Saw III Blu-ray, Audio Quality
Unlike the video quality, Saw III audio tracks are noticeably superior to those found on the Blu-ray editions of the first two films. Unfortunately, we still do not get a lossless audio track here (I'm excited that we will finally have a DTS-HD MA lossless track for the Saw IV disc) but the DTS-ES 6.1 track included on this disc represents one of the best lossy tracks you'll hear on Blu- ray. A Dolby Digital 5.1 EX track is also included. I chose to listen to the DTS track and I was very impressed. "Loud" and "dynamic" are two words that come to mind as I remember this listening experience. There is almost nonstop movement of sound from one speaker to the next and the flow is natural with no distortion or out of place sound. The track contains tense, hard hitting musical cues and uses bass effectively to add to the tension and horror on screen. Every bit of it is clear and robust. Dialogue also sounds natural and pleasant. An intense soundtrack is essential to fine tuning any modern horror movie, and in this area, Saw III is an unquestionable success.
Saw III Blu-ray, Special Features and Extras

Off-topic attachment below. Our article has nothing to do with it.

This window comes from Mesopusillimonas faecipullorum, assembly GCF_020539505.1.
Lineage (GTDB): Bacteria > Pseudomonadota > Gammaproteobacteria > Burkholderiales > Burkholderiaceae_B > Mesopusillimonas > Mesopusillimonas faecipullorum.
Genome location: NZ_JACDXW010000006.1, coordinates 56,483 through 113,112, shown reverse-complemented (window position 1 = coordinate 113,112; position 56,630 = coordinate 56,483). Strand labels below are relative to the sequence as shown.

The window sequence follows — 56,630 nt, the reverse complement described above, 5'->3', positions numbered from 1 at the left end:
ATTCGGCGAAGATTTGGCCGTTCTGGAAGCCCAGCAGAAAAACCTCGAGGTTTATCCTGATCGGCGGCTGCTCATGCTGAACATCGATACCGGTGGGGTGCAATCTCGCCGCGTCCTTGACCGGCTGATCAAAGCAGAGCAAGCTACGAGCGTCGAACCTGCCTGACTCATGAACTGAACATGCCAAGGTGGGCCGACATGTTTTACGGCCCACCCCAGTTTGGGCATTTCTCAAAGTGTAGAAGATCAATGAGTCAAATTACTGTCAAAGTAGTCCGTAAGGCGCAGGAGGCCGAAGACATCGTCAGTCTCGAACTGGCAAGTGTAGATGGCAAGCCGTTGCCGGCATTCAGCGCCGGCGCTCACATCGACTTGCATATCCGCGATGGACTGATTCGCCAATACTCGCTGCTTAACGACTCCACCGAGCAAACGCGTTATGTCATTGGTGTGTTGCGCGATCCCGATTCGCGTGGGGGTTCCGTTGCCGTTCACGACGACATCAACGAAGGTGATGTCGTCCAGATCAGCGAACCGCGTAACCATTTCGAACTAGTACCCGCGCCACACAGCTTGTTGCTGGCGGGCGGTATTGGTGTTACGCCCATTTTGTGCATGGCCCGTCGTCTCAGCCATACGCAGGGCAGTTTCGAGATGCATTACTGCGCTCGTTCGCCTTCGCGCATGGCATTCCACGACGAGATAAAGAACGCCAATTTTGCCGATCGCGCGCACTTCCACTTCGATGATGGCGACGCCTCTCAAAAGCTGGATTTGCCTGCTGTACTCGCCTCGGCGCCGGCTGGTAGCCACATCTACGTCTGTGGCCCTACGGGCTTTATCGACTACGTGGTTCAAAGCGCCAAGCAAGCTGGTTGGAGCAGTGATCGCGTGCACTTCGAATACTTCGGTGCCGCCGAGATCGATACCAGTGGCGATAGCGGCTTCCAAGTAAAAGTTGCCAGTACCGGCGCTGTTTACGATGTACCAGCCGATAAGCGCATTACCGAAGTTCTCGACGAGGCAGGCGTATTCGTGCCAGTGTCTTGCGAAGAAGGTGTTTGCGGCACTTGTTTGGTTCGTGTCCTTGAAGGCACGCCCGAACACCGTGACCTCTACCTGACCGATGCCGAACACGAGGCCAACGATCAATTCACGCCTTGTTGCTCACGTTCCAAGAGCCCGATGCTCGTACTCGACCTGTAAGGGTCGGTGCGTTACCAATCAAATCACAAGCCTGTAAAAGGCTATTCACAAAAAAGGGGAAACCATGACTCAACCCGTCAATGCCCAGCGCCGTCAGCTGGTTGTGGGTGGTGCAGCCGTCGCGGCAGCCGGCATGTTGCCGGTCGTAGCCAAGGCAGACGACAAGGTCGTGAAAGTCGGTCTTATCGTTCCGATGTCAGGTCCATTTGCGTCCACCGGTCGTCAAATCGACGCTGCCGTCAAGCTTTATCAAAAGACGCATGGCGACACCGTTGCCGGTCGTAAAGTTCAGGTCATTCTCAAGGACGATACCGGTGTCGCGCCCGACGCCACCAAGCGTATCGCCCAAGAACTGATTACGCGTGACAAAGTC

It seems like horror movies, on average, get more extras than most other genres, and Saw III is no exception. Three full length audio commentary tracks highlight this group of extras. First up is a track with director Darren Lynn Bousman, writer/executive producer Leigh Whannell, executive producer Peter Block, and executive producer Jason Constantine. These participants are energetic, love the film, and deliver some pretty good insights into this film (including a battle over the rating as well as the nuances, alterations, and plausibility of the traps to make them as effective as possible and somewhat based in reality) and the series as a whole. The second track features producers Oren Koules and Mark Burg. This track is pretty tedious with long pauses, discussions of the action on the screen, some fluff props to the cast ("they are all great to work with"), and minor technical details and praises such as "this scene was lit by a flashlight" and "he did everything he could to create the look of being in a freezing meat locker," and "this scene would be nothing without this actress." The final track includes director Darren Lynn Bousman, editor Kevin Greutert, and director of photography David A. Armstrong. By the time this track rolls around, listening becomes more of a chore than a pleasure. We get some rehashed material we've already heard, but this is still more lively than the second track. We get more discussion about the MPAA and a discussion about their reaction to the initial cut of the film. This track features the most discussion about the gore, so those interested in that aspect of the movie might want to listen to this track first. It makes for pretty interesting listening, but nevertheless, three commentary tracks seems a bit overkill, especially listening to them in short order.